The yellow vest movement was named after the fluorescent garments that French motorists must carry in their vehicles for emergencies.


Homesick Marawi residents yearn to rebuild lives as Philippines rebuilds city

Updated 38 min 6 sec ago

Homesick Marawi residents yearn to rebuild lives as Philippines rebuilds city

  • Displaced group leader urges govt. to expedite reconstruction work as majority “remain in cramped, temporary shelters”

MANILA: Displaced residents in Marawi’s ground zero, the scene of a five-month battle between Philippines forces and members of Daesh-inspired militant groups, said they couldn’t wait until 2022 “to start rebuilding their lives,” and renewed their appeal for the government to allow them to return home.

Drieza Liningding, Moro Consensus Group chair, told Arab News on Tuesday: “If we follow the (government’s) timeline, that means we’ll have to wait until 2022 ... The people are now helpless. 

“It has been three years already. We don’t even have access to our homes because we are not allowed to enter the area,” he added.

The Marawi siege, launched by the pro-Daesh Maute group, began on May 23, 2017, and lasted until October that year. More than 1,000 militants, government troops and civilians were killed, while the once-bustling city was flattened, displacing more than 100,000 residents.

The government has repeatedly assured residents of rehabilitation efforts in the war-torn city, including the construction of a permanent shelter for displaced residents from 24 villages in the most affected areas (MAA), which is expected to be completed by the end of 2021.

Liningding, however, pointed out that while they were “not questioning” the government’s promise to complete the reconstruction of the city before the end of President Rodrigo Duterte’s term, it was also a fact that a majority of Marawi residents “remain in cramped, squalid temporary shelters, while others were forced to stay with relatives or find a place elsewhere.”

Liningding reiterated the group’s demand for the government to speed up the process of their return, as well as provide compensation for the damage to their properties.

“The so-called ... Marawi Rise and Master Development Plan (is) incoherent and inappropriate for post-conflict reconstruction and rehabilitation because it focuses more on public infrastructure and government buildings that we lacked before the siege,” Liningding said.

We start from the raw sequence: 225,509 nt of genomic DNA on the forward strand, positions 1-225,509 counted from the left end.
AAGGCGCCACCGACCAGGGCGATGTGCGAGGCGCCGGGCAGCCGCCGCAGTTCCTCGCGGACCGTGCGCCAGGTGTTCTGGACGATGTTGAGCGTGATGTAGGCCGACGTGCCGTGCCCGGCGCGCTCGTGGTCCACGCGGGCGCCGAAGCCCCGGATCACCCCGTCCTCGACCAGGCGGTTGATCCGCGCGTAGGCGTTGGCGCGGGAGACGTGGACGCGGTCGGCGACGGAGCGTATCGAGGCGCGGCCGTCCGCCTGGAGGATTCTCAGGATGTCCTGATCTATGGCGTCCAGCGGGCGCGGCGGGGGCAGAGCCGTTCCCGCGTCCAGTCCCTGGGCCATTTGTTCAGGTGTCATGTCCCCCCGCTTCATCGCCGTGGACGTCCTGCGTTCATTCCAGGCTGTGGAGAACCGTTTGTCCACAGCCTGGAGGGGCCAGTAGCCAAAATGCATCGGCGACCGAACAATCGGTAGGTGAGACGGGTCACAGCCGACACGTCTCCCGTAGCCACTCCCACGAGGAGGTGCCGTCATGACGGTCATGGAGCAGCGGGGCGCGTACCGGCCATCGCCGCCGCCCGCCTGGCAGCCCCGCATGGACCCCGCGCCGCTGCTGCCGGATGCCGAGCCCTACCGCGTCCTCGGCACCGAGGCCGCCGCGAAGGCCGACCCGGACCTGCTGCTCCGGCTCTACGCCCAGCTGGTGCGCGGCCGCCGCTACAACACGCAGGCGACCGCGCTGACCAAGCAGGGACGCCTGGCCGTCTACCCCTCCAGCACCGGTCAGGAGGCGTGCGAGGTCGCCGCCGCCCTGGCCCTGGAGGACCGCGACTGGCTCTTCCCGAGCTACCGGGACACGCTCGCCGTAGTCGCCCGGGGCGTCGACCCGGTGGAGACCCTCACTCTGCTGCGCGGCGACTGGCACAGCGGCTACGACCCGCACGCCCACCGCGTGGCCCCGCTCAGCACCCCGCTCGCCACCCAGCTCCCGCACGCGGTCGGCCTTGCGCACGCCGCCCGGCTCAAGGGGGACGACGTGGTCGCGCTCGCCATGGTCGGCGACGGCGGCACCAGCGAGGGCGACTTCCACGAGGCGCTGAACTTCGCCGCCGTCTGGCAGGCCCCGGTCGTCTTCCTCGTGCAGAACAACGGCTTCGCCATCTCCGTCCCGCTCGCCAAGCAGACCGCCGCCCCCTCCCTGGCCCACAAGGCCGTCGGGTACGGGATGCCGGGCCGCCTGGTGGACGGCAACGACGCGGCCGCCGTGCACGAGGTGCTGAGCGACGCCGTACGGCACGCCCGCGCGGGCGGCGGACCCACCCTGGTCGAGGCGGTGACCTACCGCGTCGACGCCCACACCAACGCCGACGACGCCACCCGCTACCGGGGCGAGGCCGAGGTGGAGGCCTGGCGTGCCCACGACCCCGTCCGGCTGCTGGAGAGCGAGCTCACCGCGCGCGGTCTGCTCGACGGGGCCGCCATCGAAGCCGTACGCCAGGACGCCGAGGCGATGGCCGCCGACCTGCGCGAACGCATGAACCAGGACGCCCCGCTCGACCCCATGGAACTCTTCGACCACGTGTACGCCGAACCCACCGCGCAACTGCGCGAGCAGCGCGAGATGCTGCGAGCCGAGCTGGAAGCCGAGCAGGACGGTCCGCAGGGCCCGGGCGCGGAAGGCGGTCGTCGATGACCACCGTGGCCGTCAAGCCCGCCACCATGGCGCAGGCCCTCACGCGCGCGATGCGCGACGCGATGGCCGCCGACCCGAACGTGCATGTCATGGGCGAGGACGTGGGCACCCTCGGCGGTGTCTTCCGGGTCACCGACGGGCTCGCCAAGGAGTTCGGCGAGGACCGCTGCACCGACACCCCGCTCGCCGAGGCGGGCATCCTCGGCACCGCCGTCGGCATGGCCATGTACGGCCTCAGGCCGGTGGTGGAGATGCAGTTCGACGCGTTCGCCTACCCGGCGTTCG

“When you say rehabilitation or reconstruction, it should be restorative in nature for what used to be there, not to permanently bar the people from returning because of projects that are not actually needed,” he added, noting that the ongoing infrastructure projects impacted nearly 50 percent of houses in the MAA.

“What’s the use of barangay (village) complexes, parks, museums, cafeteria, guest houses, police stations and other projects for those who have lost them homes?” Liningding asked.

Duterte allotted 3.56 billion pesos ($73.38 million) for the reconstruction of Marawi earlier this year.

On Monday, in a televised address, he pledged to rebuild the city, despite the current hurdles.

“The money is there. Do not worry. We will continue to spend until such time that Marawi is rebuilt to its former glory,” he said.

Liningding, in response, said the president should not pass the blame to the displaced and helpless residents of Marawi‘s MAA.

“(Duterte) of all people should know that we have nothing to do with the delays and failures of Task Force Bangon Marawi (TFBM) in the rehabilitation of Marawi,” he stressed.

Meanwhile, TBFM’s chairman, Housing and Urban Development Secretary Eduardo Del Rosario, said that war-torn Marawi would rise again as a “modern and vibrant Islamic City,” citing the various infrastructure projects in the pipeline.

Del Rosario has repeatedly insisted that the TFBM, along with its 56 member-agencies, is on schedule for the completion of projects aimed at restoring Marawi to its former glory by December 2021.

Construction of key infrastructure projects inside Marawi’s MAA was in full-swing until July after authorities eased restrictions which were imposed due to the coronavirus disease pandemic.